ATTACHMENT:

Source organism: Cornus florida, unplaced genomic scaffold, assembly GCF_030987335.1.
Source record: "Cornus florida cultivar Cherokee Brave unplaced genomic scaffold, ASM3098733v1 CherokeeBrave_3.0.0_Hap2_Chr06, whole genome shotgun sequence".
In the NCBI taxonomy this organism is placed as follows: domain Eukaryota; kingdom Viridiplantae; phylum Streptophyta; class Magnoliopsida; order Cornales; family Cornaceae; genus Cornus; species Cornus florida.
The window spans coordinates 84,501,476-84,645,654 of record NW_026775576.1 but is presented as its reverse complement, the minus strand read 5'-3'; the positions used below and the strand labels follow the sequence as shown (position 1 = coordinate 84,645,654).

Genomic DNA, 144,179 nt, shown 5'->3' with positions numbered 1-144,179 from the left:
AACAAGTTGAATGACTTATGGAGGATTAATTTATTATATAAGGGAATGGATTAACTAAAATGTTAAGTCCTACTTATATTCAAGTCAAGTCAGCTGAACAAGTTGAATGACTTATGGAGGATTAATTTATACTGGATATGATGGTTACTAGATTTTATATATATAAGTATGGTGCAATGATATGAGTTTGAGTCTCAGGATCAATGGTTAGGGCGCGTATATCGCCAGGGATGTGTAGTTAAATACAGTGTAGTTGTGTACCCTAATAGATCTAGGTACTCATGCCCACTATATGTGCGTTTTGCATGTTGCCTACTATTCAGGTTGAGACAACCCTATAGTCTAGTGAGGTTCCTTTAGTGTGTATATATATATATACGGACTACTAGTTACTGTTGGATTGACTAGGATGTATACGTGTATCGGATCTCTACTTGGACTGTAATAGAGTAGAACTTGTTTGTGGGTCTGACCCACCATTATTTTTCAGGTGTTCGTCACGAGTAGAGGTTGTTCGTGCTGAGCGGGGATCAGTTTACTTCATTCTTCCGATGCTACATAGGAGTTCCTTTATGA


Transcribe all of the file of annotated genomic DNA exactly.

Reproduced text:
Source organism: Cornus florida, unplaced genomic scaffold, assembly GCF_030987335.1.
Source record: "Cornus florida cultivar Cherokee Brave unplaced genomic scaffold, ASM3098733v1 CherokeeBrave_3.0.0_Hap2_Chr06, whole genome shotgun sequence".
In the NCBI taxonomy this organism is placed as follows: domain Eukaryota; kingdom Viridiplantae; phylum Streptophyta; class Magnoliopsida; order Cornales; family Cornaceae; genus Cornus; species Cornus florida.
The window spans coordinates 84,501,476-84,645,654 of record NW_026775576.1 but is presented as its reverse complement, the minus strand read 5'-3'; the positions used below and the strand labels follow the sequence as shown (position 1 = coordinate 84,645,654).

Genomic DNA, 144,179 nt, shown 5'->3' with positions numbered 1-144,179 from the left:
AACAAGTTGAATGACTTATGGAGGATTAATTTATTATATAAGGGAATGGATTAACTAAAATGTTAAGTCCTACTTATATTCAAGTCAAGTCAGCTGAACAAGTTGAATGACTTATGGAGGATTAATTTATACTGGATATGATGGTTACTAGATTTTATATATATAAGTATGGTGCAATGATATGAGTTTGAGTCTCAGGATCAATGGTTAGGGCGCGTATATCGCCAGGGATGTGTAGTTAAATACAGTGTAGTTGTGTACCCTAATAGATCTAGGTACTCATGCCCACTATATGTGCGTTTTGCATGTTGCCTACTATTCAGGTTGAGACAACCCTATAGTCTAGTGAGGTTCCTTTAGTGTGTATATATATATATACGGACTACTAGTTACTGTTGGATTGACTAGGATGTATACGTGTATCGGATCTCTACTTGGACTGTAATAGAGTAGAACTTGTTTGTGGGTCTGACCCACCATTATTTTTCAGGTGTTCGTCACGAGTAGAGGTTGTTCGTGCTGAGCGGGGATCAGTTTACTTCATTCTTCCGATGCTACATAGGAGTTCCTTTATGA